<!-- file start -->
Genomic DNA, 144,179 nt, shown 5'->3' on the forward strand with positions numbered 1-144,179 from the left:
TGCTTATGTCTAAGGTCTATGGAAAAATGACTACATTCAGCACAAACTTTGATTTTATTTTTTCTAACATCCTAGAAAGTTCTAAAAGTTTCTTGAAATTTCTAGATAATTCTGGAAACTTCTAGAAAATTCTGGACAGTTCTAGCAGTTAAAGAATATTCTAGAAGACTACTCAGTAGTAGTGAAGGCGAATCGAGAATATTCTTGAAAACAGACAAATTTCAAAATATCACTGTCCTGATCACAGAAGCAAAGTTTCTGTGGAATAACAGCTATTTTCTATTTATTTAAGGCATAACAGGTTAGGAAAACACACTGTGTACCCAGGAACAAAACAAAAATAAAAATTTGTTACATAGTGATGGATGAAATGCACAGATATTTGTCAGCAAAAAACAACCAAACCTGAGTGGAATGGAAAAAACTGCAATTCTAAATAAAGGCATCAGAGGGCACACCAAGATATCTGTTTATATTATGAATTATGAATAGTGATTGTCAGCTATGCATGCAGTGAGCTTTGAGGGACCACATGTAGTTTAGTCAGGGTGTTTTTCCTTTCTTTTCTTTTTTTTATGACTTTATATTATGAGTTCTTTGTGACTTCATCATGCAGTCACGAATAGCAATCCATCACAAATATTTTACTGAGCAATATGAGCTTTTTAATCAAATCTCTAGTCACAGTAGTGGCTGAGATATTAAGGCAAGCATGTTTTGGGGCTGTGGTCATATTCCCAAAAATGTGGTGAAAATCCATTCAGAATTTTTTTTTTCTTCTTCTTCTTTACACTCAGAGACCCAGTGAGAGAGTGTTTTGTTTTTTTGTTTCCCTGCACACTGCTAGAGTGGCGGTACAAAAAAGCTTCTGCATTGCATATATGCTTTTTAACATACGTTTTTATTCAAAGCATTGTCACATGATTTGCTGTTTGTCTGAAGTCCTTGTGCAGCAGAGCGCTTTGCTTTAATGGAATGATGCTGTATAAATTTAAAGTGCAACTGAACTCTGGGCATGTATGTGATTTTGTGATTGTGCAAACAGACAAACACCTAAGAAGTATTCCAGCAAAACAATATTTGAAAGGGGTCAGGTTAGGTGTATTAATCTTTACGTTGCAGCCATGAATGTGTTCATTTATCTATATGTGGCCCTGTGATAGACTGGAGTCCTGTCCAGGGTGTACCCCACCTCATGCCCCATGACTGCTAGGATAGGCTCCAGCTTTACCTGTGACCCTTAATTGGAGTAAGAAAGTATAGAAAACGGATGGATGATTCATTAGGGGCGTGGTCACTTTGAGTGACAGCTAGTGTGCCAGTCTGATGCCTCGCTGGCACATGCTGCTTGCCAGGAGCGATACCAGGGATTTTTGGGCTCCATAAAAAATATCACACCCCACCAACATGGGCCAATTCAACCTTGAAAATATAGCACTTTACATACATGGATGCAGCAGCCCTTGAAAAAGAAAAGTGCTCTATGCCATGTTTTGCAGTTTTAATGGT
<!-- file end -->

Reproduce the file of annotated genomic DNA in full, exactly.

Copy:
Genomic DNA, 144,179 nt, shown 5'->3' on the forward strand with positions numbered 1-144,179 from the left:
TGCTTATGTCTAAGGTCTATGGAAAAATGACTACATTCAGCACAAACTTTGATTTTATTTTTTCTAACATCCTAGAAAGTTCTAAAAGTTTCTTGAAATTTCTAGATAATTCTGGAAACTTCTAGAAAATTCTGGACAGTTCTAGCAGTTAAAGAATATTCTAGAAGACTACTCAGTAGTAGTGAAGGCGAATCGAGAATATTCTTGAAAACAGACAAATTTCAAAATATCACTGTCCTGATCACAGAAGCAAAGTTTCTGTGGAATAACAGCTATTTTCTATTTATTTAAGGCATAACAGGTTAGGAAAACACACTGTGTACCCAGGAACAAAACAAAAATAAAAATTTGTTACATAGTGATGGATGAAATGCACAGATATTTGTCAGCAAAAAACAACCAAACCTGAGTGGAATGGAAAAAACTGCAATTCTAAATAAAGGCATCAGAGGGCACACCAAGATATCTGTTTATATTATGAATTATGAATAGTGATTGTCAGCTATGCATGCAGTGAGCTTTGAGGGACCACATGTAGTTTAGTCAGGGTGTTTTTCCTTTCTTTTCTTTTTTTTATGACTTTATATTATGAGTTCTTTGTGACTTCATCATGCAGTCACGAATAGCAATCCATCACAAATATTTTACTGAGCAATATGAGCTTTTTAATCAAATCTCTAGTCACAGTAGTGGCTGAGATATTAAGGCAAGCATGTTTTGGGGCTGTGGTCATATTCCCAAAAATGTGGTGAAAATCCATTCAGAATTTTTTTTTTCTTCTTCTTCTTTACACTCAGAGACCCAGTGAGAGAGTGTTTTGTTTTTTTGTTTCCCTGCACACTGCTAGAGTGGCGGTACAAAAAAGCTTCTGCATTGCATATATGCTTTTTAACATACGTTTTTATTCAAAGCATTGTCACATGATTTGCTGTTTGTCTGAAGTCCTTGTGCAGCAGAGCGCTTTGCTTTAATGGAATGATGCTGTATAAATTTAAAGTGCAACTGAACTCTGGGCATGTATGTGATTTTGTGATTGTGCAAACAGACAAACACCTAAGAAGTATTCCAGCAAAACAATATTTGAAAGGGGTCAGGTTAGGTGTATTAATCTTTACGTTGCAGCCATGAATGTGTTCATTTATCTATATGTGGCCCTGTGATAGACTGGAGTCCTGTCCAGGGTGTACCCCACCTCATGCCCCATGACTGCTAGGATAGGCTCCAGCTTTACCTGTGACCCTTAATTGGAGTAAGAAAGTATAGAAAACGGATGGATGATTCATTAGGGGCGTGGTCACTTTGAGTGACAGCTAGTGTGCCAGTCTGATGCCTCGCTGGCACATGCTGCTTGCCAGGAGCGATACCAGGGATTTTTGGGCTCCATAAAAAATATCACACCCCACCAACATGGGCCAATTCAACCTTGAAAATATAGCACTTTACATACATGGATGCAGCAGCCCTTGAAAAAGAAAAGTGCTCTATGCCATGTTTTGCAGTTTTAATGGT